The X-Men footprint just keeps expanding in TV and film. On FX, the new series Legion gives a darker, more existentially wacky look at mutation than the live-action films have thus far. And in Hugh Jackman's third standalone Wolverine movie, mutation seems to have died out completely, leaving Logan and Charles Xavier (Patrick Stewart) as some of the last of their kind. Logan arrives in theaters on Mar. 3 and is sure to throw fans who are expecting a similar all-hands-on-deck story to 2016's X:Men: Apocalypse. Wolverine has always been something of a loner, but never before like this. So what happened to the mutants before Logan? Mild spoilers ahead!
Logan is based loosely on the Wolverine comic book series Old Man Logan written by Mark Millar with art by Steve McNiven. In the books, there's a heartbreaking reason why the X-Men aren't around anymore. They're dead by Wolverine's hand, because Mysterio created an illusion that they were assassins attacking the mansion.
But wait, you might ask, how can they just kill off all the X-Men? Well, comics have a handy trick for shaking up canon without really shaking up canon. Old Man Logan takes place in an alternate universe called Earth-807128. And Jackman confirmed to Digital Spy that Logan also falls outside of the prime X-Men timeline. "Not only is it different in terms of timeline and tone, it's a slightly different universe," Jackman said. "It's actually a different paradigm and that will become clear."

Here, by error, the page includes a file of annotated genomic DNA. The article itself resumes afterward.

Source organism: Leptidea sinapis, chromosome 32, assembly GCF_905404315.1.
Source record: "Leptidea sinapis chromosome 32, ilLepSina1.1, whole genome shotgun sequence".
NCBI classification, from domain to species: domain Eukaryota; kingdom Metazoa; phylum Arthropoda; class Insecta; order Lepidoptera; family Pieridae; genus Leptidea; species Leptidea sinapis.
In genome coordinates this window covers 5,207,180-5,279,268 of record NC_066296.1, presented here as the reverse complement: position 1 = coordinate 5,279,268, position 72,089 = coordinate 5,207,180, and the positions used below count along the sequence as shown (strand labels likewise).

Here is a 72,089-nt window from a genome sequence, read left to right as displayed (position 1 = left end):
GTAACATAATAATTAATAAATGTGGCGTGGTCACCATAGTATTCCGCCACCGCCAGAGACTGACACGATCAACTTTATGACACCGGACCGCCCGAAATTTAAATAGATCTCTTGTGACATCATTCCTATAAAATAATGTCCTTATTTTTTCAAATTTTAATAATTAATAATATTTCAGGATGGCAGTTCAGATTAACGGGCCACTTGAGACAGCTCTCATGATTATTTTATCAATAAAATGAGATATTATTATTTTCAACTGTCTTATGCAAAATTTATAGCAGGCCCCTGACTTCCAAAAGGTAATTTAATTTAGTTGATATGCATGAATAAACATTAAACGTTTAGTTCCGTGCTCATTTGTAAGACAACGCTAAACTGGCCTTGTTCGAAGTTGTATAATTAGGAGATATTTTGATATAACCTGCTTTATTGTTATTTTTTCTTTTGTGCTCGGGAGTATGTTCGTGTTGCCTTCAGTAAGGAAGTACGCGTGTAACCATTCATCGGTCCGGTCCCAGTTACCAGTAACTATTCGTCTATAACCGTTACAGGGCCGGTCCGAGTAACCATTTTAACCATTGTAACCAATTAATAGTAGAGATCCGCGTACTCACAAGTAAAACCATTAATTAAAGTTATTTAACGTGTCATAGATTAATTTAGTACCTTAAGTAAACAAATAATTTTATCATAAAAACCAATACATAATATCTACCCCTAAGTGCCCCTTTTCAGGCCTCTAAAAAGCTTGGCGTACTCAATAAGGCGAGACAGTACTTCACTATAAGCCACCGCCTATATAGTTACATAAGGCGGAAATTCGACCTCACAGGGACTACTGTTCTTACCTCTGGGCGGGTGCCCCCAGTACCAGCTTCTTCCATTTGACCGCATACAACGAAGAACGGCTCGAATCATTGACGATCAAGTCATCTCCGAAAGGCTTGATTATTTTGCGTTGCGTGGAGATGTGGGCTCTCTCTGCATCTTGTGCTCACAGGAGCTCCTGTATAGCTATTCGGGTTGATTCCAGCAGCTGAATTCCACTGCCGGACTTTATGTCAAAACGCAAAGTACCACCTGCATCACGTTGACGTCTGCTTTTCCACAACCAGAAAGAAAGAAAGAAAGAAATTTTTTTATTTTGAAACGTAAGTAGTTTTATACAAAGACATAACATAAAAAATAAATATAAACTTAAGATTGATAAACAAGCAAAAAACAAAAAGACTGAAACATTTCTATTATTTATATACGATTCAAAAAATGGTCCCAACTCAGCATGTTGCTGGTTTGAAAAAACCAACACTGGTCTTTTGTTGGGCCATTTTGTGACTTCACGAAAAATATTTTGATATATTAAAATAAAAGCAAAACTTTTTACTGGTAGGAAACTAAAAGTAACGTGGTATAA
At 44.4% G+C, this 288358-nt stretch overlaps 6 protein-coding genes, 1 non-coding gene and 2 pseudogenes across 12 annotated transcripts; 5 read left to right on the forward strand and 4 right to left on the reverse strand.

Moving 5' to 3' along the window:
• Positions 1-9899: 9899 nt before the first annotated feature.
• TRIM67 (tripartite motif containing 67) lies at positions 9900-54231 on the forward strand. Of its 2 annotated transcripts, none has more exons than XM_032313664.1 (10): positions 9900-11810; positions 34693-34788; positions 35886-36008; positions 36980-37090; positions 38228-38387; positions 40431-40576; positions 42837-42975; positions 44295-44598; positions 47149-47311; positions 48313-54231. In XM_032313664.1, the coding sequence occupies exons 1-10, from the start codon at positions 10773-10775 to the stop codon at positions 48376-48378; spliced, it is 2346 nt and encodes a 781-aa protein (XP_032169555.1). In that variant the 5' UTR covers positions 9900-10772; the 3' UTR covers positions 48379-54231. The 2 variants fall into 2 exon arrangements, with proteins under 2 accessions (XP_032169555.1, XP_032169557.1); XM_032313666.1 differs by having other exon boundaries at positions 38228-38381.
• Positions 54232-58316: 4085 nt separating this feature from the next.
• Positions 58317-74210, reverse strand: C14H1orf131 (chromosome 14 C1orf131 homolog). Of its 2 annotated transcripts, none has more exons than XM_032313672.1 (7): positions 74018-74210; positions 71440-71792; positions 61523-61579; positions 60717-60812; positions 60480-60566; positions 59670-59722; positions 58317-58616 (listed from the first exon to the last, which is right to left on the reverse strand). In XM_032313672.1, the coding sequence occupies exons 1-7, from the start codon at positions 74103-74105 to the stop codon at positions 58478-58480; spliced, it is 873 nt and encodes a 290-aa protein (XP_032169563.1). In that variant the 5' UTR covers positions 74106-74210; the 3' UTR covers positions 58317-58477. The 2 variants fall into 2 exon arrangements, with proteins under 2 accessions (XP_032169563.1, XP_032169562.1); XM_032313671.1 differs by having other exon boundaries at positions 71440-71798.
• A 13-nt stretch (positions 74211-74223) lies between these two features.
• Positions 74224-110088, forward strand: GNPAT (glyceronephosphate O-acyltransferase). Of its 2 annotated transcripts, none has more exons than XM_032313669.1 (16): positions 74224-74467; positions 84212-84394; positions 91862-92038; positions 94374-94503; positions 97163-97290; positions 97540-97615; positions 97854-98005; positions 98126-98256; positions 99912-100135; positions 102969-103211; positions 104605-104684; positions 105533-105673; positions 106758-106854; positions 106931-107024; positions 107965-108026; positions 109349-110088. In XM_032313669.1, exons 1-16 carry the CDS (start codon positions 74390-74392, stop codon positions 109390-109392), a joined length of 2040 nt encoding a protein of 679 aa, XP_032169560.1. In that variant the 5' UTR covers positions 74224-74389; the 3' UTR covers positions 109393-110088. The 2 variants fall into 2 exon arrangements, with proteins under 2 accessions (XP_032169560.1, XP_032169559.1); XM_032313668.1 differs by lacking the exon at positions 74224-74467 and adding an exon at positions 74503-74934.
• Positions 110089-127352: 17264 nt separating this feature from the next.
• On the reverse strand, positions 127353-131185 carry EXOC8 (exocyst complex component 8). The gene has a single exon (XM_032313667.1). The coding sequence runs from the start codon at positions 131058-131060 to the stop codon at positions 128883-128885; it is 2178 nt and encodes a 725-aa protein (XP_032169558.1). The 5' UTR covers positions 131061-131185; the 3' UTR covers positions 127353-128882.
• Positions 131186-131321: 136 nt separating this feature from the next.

Logan could put Wolverine in the same position as the comic if it borrows that massacre storyline. Take one look at the weathered, broken Logan in the trailers and it's easy to imagine that he's dealing with guilt and extreme grief. But that still leaves the matter of new mutants. The party line of all the X-Men movies so far is that mutations are a sign that humanity is evolving. And the very definition of evolution is forward motion. Director James Mangold told Comicbook.com that Logan is set in 2029, and a line of dialogue in one of the movie's TV spots indicates that, at that point, no mutants have been born in 25 years.
Something must have disrupted humanity's evolution, and I would guess that discovering what happened to the mutants will be a big part of Logan's plot. It's out there already that there's an organization in the movie that's endeavoring to bring mutants back — on its own terms. Richard E. Grant and Boyd Holbrook play the brains behind Transigen, a company using Logan's DNA to create others like him. That's where X23 — full name Laura Kinney — comes in. Young actor Dafne Keen plays a Wolverine clone who this movie may be queuing up to lead her own franchise.
Though times are certainly tough in Logan, this movie by no means marks the end of the X-Men. A sequel to Apocalypse is in the hopper, as are many other off-shoot projects, including a Deadpool sequel and the long-promised Gambit standalone.